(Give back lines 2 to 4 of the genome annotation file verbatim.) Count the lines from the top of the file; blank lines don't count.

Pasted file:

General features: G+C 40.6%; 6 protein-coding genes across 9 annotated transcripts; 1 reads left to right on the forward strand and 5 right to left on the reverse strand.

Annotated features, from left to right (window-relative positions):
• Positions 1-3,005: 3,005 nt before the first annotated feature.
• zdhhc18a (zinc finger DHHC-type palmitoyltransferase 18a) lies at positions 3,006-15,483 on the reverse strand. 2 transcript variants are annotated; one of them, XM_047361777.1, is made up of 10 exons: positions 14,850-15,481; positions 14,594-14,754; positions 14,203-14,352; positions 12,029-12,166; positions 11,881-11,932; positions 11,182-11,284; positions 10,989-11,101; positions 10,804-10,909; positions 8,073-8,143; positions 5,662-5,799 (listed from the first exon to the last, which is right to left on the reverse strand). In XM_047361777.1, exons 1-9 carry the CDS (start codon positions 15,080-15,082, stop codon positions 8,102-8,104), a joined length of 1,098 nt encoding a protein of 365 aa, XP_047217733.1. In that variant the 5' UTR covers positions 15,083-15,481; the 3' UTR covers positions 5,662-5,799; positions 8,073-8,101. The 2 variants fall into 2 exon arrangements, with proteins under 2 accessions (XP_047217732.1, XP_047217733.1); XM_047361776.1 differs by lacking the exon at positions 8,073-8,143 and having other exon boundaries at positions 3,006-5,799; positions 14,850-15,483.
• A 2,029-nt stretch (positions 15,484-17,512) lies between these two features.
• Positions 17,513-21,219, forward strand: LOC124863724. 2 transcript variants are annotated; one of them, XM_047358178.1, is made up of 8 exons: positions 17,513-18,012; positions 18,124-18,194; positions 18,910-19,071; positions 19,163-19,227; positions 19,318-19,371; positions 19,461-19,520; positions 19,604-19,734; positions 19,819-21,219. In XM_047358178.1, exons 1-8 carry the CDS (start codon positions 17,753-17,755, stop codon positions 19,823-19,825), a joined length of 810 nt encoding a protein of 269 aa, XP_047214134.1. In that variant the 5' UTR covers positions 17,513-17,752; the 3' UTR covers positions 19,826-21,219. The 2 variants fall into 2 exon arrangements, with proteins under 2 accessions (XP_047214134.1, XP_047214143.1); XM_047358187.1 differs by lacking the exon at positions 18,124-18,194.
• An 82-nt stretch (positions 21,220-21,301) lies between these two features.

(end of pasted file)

Annotated features, from left to right (window-relative positions):
• Positions 1-3,005: 3,005 nt before the first annotated feature.
• zdhhc18a (zinc finger DHHC-type palmitoyltransferase 18a) lies at positions 3,006-15,483 on the reverse strand. 2 transcript variants are annotated; one of them, XM_047361777.1, is made up of 10 exons: positions 14,850-15,481; positions 14,594-14,754; positions 14,203-14,352; positions 12,029-12,166; positions 11,881-11,932; positions 11,182-11,284; positions 10,989-11,101; positions 10,804-10,909; positions 8,073-8,143; positions 5,662-5,799 (listed from the first exon to the last, which is right to left on the reverse strand). In XM_047361777.1, exons 1-9 carry the CDS (start codon positions 15,080-15,082, stop codon positions 8,102-8,104), a joined length of 1,098 nt encoding a protein of 365 aa, XP_047217733.1. In that variant the 5' UTR covers positions 15,083-15,481; the 3' UTR covers positions 5,662-5,799; positions 8,073-8,101. The 2 variants fall into 2 exon arrangements, with proteins under 2 accessions (XP_047217732.1, XP_047217733.1); XM_047361776.1 differs by lacking the exon at positions 8,073-8,143 and having other exon boundaries at positions 3,006-5,799; positions 14,850-15,483.